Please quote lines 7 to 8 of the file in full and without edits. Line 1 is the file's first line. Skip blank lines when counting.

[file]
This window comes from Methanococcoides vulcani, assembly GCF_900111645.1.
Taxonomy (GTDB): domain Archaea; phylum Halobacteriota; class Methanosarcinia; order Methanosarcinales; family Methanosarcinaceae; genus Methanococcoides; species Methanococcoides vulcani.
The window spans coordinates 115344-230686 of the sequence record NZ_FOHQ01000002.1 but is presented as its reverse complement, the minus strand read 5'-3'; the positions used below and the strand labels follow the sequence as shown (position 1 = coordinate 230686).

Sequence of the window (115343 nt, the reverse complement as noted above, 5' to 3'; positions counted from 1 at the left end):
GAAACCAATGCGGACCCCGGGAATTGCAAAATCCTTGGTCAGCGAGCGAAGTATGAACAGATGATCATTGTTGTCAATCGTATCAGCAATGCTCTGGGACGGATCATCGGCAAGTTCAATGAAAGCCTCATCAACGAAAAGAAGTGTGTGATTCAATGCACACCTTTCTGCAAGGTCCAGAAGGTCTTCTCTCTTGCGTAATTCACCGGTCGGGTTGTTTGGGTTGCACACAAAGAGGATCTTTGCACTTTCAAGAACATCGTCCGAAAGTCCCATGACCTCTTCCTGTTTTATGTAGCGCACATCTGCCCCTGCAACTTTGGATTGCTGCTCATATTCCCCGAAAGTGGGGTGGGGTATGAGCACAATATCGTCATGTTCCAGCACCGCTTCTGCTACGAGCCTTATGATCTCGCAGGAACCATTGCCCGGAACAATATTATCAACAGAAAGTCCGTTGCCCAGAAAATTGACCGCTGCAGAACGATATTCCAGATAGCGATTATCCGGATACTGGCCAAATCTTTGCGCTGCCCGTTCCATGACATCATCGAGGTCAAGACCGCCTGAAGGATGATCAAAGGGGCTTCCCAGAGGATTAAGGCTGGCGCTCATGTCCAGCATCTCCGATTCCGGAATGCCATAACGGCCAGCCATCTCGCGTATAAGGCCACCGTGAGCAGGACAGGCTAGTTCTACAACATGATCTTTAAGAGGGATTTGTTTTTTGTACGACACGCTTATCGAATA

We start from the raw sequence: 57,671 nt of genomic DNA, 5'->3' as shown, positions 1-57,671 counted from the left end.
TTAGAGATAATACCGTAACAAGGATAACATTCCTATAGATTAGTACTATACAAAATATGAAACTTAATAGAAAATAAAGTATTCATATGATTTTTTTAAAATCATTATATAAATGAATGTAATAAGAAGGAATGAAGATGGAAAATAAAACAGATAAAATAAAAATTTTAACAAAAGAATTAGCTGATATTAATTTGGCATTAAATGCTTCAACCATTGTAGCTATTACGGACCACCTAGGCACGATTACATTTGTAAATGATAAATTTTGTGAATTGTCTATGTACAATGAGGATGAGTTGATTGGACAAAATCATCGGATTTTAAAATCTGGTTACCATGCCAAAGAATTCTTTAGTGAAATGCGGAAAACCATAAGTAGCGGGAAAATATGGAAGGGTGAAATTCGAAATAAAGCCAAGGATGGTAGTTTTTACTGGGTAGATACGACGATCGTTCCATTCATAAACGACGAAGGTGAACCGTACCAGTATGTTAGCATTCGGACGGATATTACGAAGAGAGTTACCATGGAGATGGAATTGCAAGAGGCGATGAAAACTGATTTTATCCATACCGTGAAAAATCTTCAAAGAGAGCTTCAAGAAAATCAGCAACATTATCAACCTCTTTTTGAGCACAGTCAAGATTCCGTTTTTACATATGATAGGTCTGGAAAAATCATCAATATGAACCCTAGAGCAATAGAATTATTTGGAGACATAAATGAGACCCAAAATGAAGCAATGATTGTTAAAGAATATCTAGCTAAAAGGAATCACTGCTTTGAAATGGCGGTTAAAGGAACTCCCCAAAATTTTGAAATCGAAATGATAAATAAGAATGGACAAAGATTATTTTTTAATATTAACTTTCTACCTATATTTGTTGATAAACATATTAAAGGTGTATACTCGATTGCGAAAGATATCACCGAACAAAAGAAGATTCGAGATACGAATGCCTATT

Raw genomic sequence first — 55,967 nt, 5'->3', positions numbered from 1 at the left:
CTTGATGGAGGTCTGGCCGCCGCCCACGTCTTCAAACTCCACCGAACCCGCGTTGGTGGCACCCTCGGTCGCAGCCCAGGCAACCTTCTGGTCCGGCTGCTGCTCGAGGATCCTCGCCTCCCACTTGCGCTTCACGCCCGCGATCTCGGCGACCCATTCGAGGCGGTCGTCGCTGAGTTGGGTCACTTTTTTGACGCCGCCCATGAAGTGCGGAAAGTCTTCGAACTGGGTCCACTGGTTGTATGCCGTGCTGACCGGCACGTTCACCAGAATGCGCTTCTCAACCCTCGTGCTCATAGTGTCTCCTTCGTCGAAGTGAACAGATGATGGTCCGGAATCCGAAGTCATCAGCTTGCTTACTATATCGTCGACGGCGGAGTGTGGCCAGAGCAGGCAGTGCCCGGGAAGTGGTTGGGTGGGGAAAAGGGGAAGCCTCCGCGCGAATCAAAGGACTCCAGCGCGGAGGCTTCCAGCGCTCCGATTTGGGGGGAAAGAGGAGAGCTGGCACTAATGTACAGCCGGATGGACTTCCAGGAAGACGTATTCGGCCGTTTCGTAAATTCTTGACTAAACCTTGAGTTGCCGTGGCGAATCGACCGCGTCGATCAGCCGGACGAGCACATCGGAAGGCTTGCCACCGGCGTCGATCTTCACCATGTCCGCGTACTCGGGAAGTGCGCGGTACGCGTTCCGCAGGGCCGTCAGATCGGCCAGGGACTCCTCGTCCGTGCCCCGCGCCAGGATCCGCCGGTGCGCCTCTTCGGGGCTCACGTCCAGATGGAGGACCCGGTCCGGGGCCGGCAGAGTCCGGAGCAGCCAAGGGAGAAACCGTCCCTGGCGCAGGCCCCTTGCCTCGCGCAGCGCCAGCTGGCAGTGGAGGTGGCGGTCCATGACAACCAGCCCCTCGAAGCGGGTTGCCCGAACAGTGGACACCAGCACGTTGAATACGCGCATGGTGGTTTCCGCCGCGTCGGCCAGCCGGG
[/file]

TTAGAGATAATACCGTAACAAGGATAACATTCCTATAGATTAGTACTATACAAAATATGAAACTTAATAGAAAATAAAGTATTCATATGATTTTTTTAAAATCATTATATAAATGAATGTAATAAGAAGGAATGAAGATGGAAAATAAAACAGATAAAATAAAAATTTTAACAAAAGAATTAGCTGATATTAATTTGGCATTAAATGCTTCAACCATTGTAGCTATTACGGACCACCTAGGCACGATTACATTTGTAAATGATAAATTTTGTGAATTGTCTATGTACAATGAGGATGAGTTGATTGGACAAAATCATCGGATTTTAAAATCTGGTTACCATGCCAAAGAATTCTTTAGTGAAATGCGGAAAACCATAAGTAGCGGGAAAATATGGAAGGGTGAAATTCGAAATAAAGCCAAGGATGGTAGTTTTTACTGGGTAGATACGACGATCGTTCCATTCATAAACGACGAAGGTGAACCGTACCAGTATGTTAGCATTCGGACGGATATTACGAAGAGAGTTACCATGGAGATGGAATTGCAAGAGGCGATGAAAACTGATTTTATCCATACCGTGAAAAATCTTCAAAGAGAGCTTCAAGAAAATCAGCAACATTATCAACCTCTTTTTGAGCACAGTCAAGATTCCGTTTTTACATATGATAGGTCTGGAAAAATCATCAATATGAACCCTAGAGCAATAGAATTATTTGGAGACATAAATGAGACCCAAAATGAAGCAATGATTGTTAAAGAATATCTAGCTAAAAGGAATCACTGCTTTGAAATGGCGGTTAAAGGAACTCCCCAAAATTTTGAAATCGAAATGATAAATAAGAATGGACAAAGATTATTTTTTAATATTAACTTTCTACCTATATTTGTTGATAAACATATTAAAGGTGTATACTCGATTGCGAAAGATATCACCGAACAAAAGAAGATTCGAGATACGAATGCCTATT

Raw genomic sequence first — 55,967 nt, 5'->3', positions numbered from 1 at the left: